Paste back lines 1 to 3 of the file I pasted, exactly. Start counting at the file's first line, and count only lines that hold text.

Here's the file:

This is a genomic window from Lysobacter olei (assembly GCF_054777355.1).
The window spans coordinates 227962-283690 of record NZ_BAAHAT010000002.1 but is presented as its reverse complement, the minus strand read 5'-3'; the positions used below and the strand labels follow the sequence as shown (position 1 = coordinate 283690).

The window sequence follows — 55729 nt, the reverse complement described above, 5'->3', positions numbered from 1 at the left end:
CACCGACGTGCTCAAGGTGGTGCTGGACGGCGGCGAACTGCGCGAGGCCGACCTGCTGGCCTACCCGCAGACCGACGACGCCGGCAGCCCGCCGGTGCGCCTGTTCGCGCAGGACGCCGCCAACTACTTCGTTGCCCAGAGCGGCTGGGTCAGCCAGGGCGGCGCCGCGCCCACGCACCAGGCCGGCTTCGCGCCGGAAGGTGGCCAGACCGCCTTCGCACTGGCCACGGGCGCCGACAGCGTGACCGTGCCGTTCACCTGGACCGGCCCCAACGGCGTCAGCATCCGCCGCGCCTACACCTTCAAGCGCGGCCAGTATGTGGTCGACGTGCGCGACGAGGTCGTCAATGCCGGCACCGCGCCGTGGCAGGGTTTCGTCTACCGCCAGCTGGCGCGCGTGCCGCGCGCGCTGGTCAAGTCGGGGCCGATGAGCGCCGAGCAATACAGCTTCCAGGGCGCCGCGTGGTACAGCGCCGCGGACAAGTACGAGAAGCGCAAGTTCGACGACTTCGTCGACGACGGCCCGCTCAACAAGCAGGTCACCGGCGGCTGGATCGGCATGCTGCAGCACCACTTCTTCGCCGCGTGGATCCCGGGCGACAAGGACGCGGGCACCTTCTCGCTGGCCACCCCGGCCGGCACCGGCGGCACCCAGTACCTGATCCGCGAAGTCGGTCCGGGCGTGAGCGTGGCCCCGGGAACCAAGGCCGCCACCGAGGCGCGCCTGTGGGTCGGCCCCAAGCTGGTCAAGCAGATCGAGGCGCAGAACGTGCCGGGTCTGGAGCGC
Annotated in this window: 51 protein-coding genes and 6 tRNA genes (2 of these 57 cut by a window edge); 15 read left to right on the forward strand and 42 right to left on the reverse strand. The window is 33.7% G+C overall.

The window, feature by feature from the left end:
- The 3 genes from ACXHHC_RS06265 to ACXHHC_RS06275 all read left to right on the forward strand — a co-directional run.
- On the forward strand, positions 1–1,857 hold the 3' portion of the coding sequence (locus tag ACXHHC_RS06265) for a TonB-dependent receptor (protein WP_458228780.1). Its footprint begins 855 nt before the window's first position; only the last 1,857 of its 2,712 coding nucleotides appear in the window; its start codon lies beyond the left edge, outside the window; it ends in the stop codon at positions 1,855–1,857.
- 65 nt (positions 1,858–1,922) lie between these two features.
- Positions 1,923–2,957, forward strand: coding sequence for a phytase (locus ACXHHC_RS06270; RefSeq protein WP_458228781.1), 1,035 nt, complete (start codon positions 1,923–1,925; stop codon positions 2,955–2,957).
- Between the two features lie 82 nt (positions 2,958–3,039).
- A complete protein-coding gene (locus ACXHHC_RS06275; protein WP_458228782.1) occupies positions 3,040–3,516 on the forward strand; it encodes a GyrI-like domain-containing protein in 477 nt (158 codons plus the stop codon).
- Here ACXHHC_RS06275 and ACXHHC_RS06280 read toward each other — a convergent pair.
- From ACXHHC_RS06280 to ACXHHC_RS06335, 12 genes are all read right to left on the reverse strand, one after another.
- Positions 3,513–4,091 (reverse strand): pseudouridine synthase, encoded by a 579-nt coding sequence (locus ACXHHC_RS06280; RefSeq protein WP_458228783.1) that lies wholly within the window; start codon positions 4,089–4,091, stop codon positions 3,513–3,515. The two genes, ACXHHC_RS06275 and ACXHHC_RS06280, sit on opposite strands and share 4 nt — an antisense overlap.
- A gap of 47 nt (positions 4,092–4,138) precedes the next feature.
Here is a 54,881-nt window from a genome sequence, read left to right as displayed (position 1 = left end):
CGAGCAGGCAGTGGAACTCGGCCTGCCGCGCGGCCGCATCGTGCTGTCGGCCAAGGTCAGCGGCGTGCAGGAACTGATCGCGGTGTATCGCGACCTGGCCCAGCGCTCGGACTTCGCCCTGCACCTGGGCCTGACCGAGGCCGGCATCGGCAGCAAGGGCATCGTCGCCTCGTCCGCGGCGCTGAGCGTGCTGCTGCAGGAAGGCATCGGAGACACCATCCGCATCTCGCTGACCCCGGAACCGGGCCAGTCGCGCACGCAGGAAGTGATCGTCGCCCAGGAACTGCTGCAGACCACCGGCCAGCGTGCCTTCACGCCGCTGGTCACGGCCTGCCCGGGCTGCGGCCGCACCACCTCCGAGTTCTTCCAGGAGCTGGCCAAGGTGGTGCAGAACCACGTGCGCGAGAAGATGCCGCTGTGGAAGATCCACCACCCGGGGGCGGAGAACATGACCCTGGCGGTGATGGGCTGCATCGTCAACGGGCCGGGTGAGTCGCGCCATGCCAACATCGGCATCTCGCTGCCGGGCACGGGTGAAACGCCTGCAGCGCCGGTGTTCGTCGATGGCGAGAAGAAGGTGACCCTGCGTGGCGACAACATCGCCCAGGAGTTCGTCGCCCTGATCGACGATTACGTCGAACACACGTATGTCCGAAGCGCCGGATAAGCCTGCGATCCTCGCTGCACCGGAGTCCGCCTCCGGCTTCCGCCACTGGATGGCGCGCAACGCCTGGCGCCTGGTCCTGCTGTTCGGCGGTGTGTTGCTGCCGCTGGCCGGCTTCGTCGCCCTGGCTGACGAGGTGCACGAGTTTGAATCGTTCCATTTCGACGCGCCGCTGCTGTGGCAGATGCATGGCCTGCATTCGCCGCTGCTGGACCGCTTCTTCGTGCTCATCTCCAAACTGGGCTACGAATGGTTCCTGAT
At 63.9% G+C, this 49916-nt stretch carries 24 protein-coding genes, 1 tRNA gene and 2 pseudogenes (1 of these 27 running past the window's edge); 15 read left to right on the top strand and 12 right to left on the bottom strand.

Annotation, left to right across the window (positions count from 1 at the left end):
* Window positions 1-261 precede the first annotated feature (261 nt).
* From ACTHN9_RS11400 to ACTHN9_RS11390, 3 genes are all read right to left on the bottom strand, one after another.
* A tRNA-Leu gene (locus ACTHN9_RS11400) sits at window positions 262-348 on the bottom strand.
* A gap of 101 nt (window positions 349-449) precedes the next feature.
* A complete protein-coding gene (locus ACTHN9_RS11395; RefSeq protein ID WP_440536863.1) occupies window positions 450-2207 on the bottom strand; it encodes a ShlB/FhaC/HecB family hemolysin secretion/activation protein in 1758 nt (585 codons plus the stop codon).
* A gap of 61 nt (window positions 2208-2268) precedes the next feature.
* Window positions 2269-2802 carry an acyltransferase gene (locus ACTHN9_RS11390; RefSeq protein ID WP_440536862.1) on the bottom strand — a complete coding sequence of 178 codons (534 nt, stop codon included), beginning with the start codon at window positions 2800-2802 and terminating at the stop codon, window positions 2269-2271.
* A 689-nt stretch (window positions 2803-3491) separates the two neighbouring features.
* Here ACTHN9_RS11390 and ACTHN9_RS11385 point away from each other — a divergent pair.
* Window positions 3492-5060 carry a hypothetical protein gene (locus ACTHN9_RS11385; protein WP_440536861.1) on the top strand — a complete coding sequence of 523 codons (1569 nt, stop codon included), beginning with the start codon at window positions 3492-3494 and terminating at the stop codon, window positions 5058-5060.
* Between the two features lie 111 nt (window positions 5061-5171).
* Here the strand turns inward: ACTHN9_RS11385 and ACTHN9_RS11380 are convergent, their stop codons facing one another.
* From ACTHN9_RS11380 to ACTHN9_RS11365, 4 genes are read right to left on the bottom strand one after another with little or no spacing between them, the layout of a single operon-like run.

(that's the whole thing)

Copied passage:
This is a genomic window from Lysobacter olei (assembly GCF_054777355.1).
The window spans coordinates 227962-283690 of record NZ_BAAHAT010000002.1 but is presented as its reverse complement, the minus strand read 5'-3'; the positions used below and the strand labels follow the sequence as shown (position 1 = coordinate 283690).

The window sequence follows — 55729 nt, the reverse complement described above, 5'->3', positions numbered from 1 at the left end: